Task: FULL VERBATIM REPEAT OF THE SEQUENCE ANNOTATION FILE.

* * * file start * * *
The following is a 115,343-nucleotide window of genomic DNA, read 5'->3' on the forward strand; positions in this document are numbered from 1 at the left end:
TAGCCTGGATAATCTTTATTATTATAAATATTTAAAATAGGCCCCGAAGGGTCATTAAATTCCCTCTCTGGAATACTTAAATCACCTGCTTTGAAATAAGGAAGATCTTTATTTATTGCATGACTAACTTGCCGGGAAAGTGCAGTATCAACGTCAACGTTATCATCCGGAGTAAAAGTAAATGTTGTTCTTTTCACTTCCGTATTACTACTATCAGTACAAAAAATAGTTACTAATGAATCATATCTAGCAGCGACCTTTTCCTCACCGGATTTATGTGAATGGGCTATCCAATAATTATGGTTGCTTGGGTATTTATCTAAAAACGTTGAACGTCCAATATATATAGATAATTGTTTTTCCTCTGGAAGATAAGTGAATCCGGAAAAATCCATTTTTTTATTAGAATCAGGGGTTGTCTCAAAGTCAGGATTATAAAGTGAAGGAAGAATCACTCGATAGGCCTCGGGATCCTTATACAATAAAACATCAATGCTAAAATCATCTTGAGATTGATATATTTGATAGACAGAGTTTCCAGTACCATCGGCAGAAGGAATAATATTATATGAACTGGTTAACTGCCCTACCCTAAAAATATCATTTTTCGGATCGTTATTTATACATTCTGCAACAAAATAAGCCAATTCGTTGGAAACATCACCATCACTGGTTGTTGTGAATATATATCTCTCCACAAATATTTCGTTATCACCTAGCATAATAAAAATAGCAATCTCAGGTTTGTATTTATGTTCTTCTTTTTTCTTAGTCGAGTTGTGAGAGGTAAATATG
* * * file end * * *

The following is a 115,343-nucleotide window of genomic DNA, read 5'->3' on the forward strand; positions in this document are numbered from 1 at the left end:
TAGCCTGGATAATCTTTATTATTATAAATATTTAAAATAGGCCCCGAAGGGTCATTAAATTCCCTCTCTGGAATACTTAAATCACCTGCTTTGAAATAAGGAAGATCTTTATTTATTGCATGACTAACTTGCCGGGAAAGTGCAGTATCAACGTCAACGTTATCATCCGGAGTAAAAGTAAATGTTGTTCTTTTCACTTCCGTATTACTACTATCAGTACAAAAAATAGTTACTAATGAATCATATCTAGCAGCGACCTTTTCCTCACCGGATTTATGTGAATGGGCTATCCAATAATTATGGTTGCTTGGGTATTTATCTAAAAACGTTGAACGTCCAATATATATAGATAATTGTTTTTCCTCTGGAAGATAAGTGAATCCGGAAAAATCCATTTTTTTATTAGAATCAGGGGTTGTCTCAAAGTCAGGATTATAAAGTGAAGGAAGAATCACTCGATAGGCCTCGGGATCCTTATACAATAAAACATCAATGCTAAAATCATCTTGAGATTGATATATTTGATAGACAGAGTTTCCAGTACCATCGGCAGAAGGAATAATATTATATGAACTGGTTAACTGCCCTACCCTAAAAATATCATTTTTCGGATCGTTATTTATACATTCTGCAACAAAATAAGCCAATTCGTTGGAAACATCACCATCACTGGTTGTTGTGAATATATATCTCTCCACAAATATTTCGTTATCACCTAGCATAATAAAAATAGCAATCTCAGGTTTGTATTTATGTTCTTCTTTTTTCTTAGTCGAGTTGTGAGAGGTAAATATG